restaurant in New Iberia 

This area is a big sugar cane growing area.  There are fields now being harvested and there are fields with a new crop just planted.  This is a tropical type climate, so growing is happening now.

sugar cane field

sugar cane has been harvested and is now being moved down the road to get processed.  this is an area of small local processors

Thursday I had booked a swamp tour for us to do in the afternoon, but what to do till 1pm?  We had heard that Breaux Bridge was an interesting little town to visit.  Okay, so off we went to see whatever was there.  Not much and it only took about 40 minutes to do it.....well now what.  I had seen on the map something called the Longfellow-Evangeline State Historic Site.

Okay, let's go there since it is just a bit further down the road from the swamp tour starting spot.  What a bonanza!  There were 2 sections to the site, one was a creole house, Maison Olivier, which we got to tour.  We learned that once a live oak is over 100 years old, it can be registered in the book of ancient oaks, once it has been given a name.  So, we are now driving around and looking at what are obviously old live oaks and wondering what there names are....Bill, Betty, Cathy........Below is a picture of Gabriel, which is at the back of Maison Olivier.

Gabriel is over 500 years old

Next was the Acadian part of the site, where we could have spent hours there with Phil who is a historian and had lots and lots of information/stories about Acadian life.  He spends his days here at the farm as though it were his and is growing tomatoes, strawberries ( yes now) and other small veggies.  In addition he takes care of a few cows and a goat. We did not have enough time and it is a definite go back sometime.
So, you ask, what about Longfellow-Evangeline.  Well its all about the love story of Evangeline and Gabriel, separated by the English in Nova Scotia and finding each other later in this area.  Henry Wadsworth Longfellow wrote a poem about it.  I have never read it, but it is considered quite famous down here....
After thanking Phil for the tour, we jumped into the car and rushed back up the road to join a small group of 4 others plus guide for the swamp tour.  One thing we have learned is that each swamp is different, so don't hesitate to take a tour of another swamp.  One thing we don't do is to take one of the high powered boats, with guides feeding the gators marshmallows- yes there are those kinds of tours.  Not our thing!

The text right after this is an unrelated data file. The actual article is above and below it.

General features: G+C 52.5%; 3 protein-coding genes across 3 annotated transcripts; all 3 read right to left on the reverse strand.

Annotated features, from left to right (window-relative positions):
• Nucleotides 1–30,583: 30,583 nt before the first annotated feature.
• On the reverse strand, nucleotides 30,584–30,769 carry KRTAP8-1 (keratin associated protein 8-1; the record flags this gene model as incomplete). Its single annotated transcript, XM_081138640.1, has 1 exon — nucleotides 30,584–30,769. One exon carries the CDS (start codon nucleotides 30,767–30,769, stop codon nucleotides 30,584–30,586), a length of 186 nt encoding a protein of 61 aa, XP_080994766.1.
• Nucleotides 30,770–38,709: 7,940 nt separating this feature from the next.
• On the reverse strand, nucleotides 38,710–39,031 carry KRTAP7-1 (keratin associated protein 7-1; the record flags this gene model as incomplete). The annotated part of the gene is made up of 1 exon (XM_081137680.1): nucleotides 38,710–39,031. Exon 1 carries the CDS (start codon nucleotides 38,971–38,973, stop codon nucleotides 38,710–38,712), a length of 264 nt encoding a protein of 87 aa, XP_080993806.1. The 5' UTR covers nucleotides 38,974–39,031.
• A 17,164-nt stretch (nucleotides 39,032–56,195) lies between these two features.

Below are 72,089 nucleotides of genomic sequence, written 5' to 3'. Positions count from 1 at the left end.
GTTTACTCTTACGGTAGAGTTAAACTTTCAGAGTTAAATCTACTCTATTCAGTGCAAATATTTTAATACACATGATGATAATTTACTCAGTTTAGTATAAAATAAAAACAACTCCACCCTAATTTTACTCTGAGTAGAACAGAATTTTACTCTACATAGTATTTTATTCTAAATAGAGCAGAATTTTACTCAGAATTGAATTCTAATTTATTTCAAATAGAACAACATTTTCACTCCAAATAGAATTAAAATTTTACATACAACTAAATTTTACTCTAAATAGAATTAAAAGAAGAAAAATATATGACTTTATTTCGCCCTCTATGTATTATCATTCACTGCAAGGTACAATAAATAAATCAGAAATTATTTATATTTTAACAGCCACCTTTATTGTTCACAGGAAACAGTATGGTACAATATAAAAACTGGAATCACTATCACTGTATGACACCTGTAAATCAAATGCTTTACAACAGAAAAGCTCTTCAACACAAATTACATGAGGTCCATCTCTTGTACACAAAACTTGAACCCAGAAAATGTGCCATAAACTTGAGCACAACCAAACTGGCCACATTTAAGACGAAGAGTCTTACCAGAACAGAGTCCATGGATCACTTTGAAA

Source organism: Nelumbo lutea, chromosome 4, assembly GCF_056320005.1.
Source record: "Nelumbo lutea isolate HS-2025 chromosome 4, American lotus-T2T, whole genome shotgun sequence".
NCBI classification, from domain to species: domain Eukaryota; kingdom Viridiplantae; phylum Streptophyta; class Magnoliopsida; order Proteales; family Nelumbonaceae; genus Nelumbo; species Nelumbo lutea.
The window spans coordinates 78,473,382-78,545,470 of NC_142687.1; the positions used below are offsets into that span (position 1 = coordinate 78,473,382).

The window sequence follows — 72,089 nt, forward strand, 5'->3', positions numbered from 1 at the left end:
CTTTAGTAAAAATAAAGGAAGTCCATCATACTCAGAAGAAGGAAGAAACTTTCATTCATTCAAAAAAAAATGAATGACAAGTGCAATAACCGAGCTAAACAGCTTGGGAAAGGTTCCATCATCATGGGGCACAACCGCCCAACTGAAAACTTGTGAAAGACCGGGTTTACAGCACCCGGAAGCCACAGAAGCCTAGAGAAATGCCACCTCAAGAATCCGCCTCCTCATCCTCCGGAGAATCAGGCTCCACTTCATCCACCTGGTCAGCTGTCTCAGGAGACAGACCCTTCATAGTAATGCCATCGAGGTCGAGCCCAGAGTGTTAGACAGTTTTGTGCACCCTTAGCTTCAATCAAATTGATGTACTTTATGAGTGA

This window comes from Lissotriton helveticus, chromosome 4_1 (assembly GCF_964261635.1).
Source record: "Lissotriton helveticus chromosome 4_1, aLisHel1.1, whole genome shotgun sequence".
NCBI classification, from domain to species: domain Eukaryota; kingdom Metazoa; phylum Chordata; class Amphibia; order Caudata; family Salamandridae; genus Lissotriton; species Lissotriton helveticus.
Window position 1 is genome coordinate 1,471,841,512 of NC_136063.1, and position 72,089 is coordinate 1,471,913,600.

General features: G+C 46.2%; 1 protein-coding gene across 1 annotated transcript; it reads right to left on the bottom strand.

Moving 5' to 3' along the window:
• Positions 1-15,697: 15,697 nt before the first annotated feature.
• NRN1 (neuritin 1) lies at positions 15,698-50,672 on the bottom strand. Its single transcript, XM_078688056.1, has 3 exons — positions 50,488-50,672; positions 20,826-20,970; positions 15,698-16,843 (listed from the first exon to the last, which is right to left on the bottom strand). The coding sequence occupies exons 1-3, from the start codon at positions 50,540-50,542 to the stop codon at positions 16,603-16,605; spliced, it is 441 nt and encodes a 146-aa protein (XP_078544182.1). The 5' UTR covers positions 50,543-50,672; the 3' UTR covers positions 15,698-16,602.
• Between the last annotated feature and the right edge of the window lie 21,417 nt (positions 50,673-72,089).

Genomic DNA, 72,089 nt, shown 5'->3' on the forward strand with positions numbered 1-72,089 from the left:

One day left to our time here, so we headed east to the state capital Baton Rouge.  Visited the old state capital building which is a beautiful building to visit.  The structure survived a fire during the Union occupation during the Civil War, but had to be totally redone inside many times since.  It has a great curved stairway leading up to a mosaic dome that is wonderful to see.  Great big wood doors, metal sculpted hinges, fireplaces in all the rooms and all with views of the mighty Mississippi river.  It is now used for weddings, receptions, banquets and the like.

Outside is the Louisiana gratitude train that came from France at the end of the war.

looking up at the rotunda

We left there to walk a few blocks to the Old Governors Mansion that was built by Huey "Kingfisher" Long.  A beautiful home that he and a young architect who had recently returned from touring chateaus in France designed to together. Quite a grand "palace" for Huey Long and his family.  As Huey Long said, "everyone a king and no one wears a crown".
The mansion was used by many others since him, but was finally replaced by a newer residence which included air conditioning, a must in the south.  The cost of adding it to the existing residence would have been equal to the cost of new construction, so new won.

Well that has been our week.  Our minds are tired from all the history and trivia that we have learned.  We both agree that it has been a good week and we are glad we came.  We have also satiated our crawfish need for awhile.
I am sitting here finishing this sipping my free glass of wine that the hotel offers and feeling like it is time to say goodnight.  I want to be sure to get this out while I have such good Internet options in the hotel.
Tomorrow we head back to Somerset and the Roulotte. Keep in touch.
Michelle and Fred
Traveling the country so you don't have to!